Social work a popular choice as a second career

iStockphoto.com / Irina Drazowa-Fischer

Anthony Kennedy was recovering from post-traumatic stress disorder and addiction. He also was in the midst of a divorce and a child-custody dispute.

So impressed was he with the mental-health social workers who treated him that Kennedy, a retired Army captain, decided to become one.

Today, he's a licensed social worker specializing in treating veterans, having completed an internship toward his master of social work degree at the same hospital in which he had been treated as a patient.

After leaving military service in 2010, with tours of Iraq gnawing at him, he says, "I went through depression, wasn't sure what I should be doing. I kind of got lost for a while.

"I stumbled upon social work through depression and PTSD from the war. So it was more of a therapeutic process for me. I realized it was the path I wanted to be on," says Kennedy, who studied at the University of Pittsburgh and lives in Hermitage, Pa.

"Because of my military service, I can offer my trauma to help vets," he says. "They know another veteran who's had some of the same things. We can just start working through the crap."

Retirement often means a second career, and a surprisingly popular later-in-life vocation is social work, particularly for men.

A 2009 study by the National Association of Social Workers found that 60 percent of respondents over age 40 said social work was a second career for them.

When compared with other respondents aged 40 and older who entered social work as a first career, second-career social workers were slightly more likely to be male.

Lou Storey went back to school for social work when he was 52 and was shocked to find "a lot of middle-aged people in my social-work classes. I was concerned I'd be the grandpa in the classroom, and I wasn't."

Storey ran a successful business designing exhibitions for museums until 2006.

"But I really was feeling a need to give back more," he says. "What I liked about social work is the human-rights and social-justice perspective, not just the medical model."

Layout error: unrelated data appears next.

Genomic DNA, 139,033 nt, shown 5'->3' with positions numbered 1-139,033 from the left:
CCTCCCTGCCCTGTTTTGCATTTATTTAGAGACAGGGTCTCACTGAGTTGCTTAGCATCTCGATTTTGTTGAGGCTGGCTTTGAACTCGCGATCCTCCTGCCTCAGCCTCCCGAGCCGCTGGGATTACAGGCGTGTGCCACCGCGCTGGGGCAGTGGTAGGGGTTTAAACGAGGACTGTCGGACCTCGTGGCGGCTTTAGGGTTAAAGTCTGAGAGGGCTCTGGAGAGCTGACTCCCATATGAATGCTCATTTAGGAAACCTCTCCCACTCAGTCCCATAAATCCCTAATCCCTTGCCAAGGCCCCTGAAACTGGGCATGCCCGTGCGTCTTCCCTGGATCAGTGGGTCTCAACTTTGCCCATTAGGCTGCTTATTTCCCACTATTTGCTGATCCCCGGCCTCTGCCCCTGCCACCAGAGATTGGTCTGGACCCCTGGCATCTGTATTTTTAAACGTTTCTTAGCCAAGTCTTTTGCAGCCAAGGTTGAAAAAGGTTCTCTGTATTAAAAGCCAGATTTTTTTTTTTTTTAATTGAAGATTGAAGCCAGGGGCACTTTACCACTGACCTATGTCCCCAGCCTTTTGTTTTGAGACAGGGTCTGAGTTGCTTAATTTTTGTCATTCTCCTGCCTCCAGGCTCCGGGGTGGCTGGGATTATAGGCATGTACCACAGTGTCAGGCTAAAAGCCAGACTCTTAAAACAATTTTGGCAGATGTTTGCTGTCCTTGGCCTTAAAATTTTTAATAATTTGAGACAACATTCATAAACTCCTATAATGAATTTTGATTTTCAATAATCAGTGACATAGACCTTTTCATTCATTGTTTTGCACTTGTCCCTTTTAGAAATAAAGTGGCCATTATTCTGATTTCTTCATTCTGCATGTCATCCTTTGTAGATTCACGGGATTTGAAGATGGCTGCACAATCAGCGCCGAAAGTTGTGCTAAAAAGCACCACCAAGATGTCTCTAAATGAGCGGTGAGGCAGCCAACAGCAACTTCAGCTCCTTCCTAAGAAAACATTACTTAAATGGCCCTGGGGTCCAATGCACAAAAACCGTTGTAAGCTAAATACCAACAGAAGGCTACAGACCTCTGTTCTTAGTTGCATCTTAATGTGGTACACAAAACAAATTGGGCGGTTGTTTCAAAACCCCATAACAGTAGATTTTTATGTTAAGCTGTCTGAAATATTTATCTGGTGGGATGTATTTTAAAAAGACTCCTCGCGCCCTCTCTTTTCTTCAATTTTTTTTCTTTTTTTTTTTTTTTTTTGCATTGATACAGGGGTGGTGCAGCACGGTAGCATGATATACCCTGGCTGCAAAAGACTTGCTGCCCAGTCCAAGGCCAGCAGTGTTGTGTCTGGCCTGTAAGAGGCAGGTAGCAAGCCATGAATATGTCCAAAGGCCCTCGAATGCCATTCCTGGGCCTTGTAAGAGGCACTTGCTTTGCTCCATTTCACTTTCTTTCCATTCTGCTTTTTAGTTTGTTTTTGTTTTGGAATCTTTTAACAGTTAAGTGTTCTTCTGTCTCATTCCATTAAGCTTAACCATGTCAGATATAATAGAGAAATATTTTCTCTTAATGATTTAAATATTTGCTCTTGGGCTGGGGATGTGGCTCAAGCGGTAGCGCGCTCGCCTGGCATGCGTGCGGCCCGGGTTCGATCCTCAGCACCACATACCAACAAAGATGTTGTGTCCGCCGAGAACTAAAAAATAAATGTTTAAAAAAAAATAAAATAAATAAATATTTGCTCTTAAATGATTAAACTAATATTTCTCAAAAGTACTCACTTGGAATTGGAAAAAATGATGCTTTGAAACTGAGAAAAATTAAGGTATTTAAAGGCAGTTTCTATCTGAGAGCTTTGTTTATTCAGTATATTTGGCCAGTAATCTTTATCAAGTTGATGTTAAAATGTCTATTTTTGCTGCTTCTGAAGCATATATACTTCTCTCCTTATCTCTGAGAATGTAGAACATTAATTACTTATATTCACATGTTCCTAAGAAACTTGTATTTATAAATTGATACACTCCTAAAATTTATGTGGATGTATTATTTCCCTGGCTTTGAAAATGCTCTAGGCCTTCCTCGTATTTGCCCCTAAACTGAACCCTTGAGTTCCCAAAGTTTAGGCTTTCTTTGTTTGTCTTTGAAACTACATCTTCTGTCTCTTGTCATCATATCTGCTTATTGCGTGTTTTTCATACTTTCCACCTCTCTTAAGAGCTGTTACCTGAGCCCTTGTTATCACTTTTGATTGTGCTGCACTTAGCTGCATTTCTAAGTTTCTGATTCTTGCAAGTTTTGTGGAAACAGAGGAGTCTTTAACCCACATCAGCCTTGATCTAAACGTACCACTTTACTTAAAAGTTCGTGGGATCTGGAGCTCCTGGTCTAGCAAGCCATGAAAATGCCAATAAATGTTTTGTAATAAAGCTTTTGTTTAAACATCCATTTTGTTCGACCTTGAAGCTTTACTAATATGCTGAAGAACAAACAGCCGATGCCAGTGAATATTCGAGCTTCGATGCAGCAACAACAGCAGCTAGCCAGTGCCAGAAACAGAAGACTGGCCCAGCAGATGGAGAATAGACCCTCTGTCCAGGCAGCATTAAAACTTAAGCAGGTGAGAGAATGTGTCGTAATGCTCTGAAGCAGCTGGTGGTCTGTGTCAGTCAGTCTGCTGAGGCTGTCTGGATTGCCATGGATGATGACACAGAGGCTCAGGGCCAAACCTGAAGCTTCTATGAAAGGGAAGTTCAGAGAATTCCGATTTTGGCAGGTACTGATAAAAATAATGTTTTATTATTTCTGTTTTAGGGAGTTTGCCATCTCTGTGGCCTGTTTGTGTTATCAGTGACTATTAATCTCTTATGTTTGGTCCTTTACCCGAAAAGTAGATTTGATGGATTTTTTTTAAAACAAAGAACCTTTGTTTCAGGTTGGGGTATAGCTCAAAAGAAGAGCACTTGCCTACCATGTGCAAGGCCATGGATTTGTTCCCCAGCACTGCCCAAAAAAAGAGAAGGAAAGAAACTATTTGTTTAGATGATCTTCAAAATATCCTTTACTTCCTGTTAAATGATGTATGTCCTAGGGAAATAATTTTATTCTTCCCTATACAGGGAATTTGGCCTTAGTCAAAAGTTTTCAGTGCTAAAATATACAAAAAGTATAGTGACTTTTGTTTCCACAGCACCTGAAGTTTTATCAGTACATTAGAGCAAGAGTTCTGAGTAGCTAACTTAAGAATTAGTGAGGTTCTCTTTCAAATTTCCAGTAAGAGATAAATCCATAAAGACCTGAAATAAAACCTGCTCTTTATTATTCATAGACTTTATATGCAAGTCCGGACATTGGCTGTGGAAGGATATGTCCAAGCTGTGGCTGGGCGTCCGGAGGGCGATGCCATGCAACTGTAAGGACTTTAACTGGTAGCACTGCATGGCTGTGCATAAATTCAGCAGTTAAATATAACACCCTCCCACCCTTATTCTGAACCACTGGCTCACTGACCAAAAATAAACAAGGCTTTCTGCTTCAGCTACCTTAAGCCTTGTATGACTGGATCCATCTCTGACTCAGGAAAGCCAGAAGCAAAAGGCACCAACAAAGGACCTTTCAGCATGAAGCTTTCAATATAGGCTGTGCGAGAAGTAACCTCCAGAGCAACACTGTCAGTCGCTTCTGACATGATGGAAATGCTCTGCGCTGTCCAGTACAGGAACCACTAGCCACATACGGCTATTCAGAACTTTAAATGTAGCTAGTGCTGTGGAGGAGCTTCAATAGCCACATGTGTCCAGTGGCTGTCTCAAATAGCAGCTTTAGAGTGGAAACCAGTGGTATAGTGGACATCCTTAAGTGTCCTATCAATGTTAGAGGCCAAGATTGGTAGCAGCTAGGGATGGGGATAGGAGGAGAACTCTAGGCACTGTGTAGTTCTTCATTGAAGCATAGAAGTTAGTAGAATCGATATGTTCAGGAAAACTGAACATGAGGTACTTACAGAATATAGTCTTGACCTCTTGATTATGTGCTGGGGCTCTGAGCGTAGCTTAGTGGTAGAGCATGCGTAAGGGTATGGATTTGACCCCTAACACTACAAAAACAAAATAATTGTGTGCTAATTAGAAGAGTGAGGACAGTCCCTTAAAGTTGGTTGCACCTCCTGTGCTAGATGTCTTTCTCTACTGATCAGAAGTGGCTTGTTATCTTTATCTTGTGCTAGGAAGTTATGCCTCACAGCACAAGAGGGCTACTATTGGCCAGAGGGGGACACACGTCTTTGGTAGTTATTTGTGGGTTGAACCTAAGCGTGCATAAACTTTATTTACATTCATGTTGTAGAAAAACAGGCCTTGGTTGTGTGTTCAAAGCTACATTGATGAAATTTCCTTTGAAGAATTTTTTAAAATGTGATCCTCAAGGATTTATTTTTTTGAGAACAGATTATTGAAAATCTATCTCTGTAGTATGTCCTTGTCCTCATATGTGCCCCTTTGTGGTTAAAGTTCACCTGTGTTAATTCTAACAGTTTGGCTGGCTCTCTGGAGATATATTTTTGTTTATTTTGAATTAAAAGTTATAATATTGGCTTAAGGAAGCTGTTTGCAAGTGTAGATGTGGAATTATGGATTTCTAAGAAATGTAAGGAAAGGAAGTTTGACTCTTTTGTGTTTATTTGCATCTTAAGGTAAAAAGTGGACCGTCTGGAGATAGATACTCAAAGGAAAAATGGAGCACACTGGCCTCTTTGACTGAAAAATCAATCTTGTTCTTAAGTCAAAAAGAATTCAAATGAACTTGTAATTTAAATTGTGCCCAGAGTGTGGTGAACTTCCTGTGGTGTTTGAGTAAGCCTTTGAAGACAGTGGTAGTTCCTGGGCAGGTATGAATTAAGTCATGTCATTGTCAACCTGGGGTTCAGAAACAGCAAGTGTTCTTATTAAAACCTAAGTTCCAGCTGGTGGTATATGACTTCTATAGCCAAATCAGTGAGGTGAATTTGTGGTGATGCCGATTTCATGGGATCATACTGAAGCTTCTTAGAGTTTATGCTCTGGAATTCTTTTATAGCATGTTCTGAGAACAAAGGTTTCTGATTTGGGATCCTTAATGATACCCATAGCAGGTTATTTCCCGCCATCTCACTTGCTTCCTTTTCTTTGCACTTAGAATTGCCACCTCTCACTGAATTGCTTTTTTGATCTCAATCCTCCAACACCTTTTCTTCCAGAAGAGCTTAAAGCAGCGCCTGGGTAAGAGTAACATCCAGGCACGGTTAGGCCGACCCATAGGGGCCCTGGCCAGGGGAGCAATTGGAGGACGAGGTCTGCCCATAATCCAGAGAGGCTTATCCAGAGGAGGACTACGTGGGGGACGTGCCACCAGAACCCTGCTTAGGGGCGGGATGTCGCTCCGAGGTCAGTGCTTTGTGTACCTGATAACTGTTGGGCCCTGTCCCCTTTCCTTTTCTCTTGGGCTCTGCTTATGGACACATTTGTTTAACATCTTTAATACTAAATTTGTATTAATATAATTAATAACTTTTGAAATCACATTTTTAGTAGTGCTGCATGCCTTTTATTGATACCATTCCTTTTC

He received his master's in 2008, runs his own private practice in Red Bank, N.J., called Meaningful Therapy Center L.L.C., and also teaches as an adjunct at Monmouth University's graduate school of social work.

Now 61, Storey sees social work carrying him well into his older years.

"I hope to practice until I can't do anything." he says. "It's the kind of career you can tailor. I can practice two hours a day or three days a week."

Storey works with many retirees who "feel comfortable because I've made the transition myself."

They grapple with emotional issues that surface after leaving structured work. "I often ask, 'What is it that you feel that's missing? Is it time with animals, writing memoirs, painting or doing art again?' " he says.

"Clients tell me their dreams are impossible," Storey says. "They aren't so impossible. If it's something that they loved, some creative pursuit, they need the courage to bring it back into their lives."

Kathryn Gurland worked for years as a dancer. Then, when she was in her 30s, two family members died in quick succession. She was overwhelmed with loss.

"My dad was in the Air Force, and he committed suicide. A dear friend died of AIDS, then my older sister was diagnosed with cancer and died within six months," Gurland recalls.

What hospice social workers did for her friend and family stuck with Gurland. "Most people have a hard time with death. But these social workers knew how to help."

At 47, she returned to school for social work to focus on end-of-life care, combining terminal illnesses and psychotherapy. She graduated in 2000 and served as primary caretaker in cancer treatment for her other sister, Peggy.

"Her partner said to me, 'What do people do who don't have a medical advocate?' With my sister Peggy, I knew the system and her rights. She could fire her doctor, get a second opinion, insist on her favorite blanket."

Most people "think social workers just take babies away. But there are all kinds, like oncology social workers who work in every cancer hospital."

But why choose social work, when you'll never be rich?

"I consider social work a calling," Gurland says. "If you burn out, you can switch from work in hospitals to community outreach, policy or advocacy. You're more financially secure when you're older. It's very fulfilling."

Plus, age serves the profession, she says: "In another field, my age might work against me. With social work, my life experience is an absolute positive."

At 40, David Dunbeck left a successful career in civil engineering to earn a master's degree in social work at the University of Pennsylvania in 1999. He spent 17 years at Horizon House, most recently as director of homeless services.

Why the switch?

Says Dunbeck: "Did I want to work harder and harder to make a company more profitable? Or make the world more just and alleviate pain?"


earvedlund@phillynews.com

215-854-2808 @erinarvedlund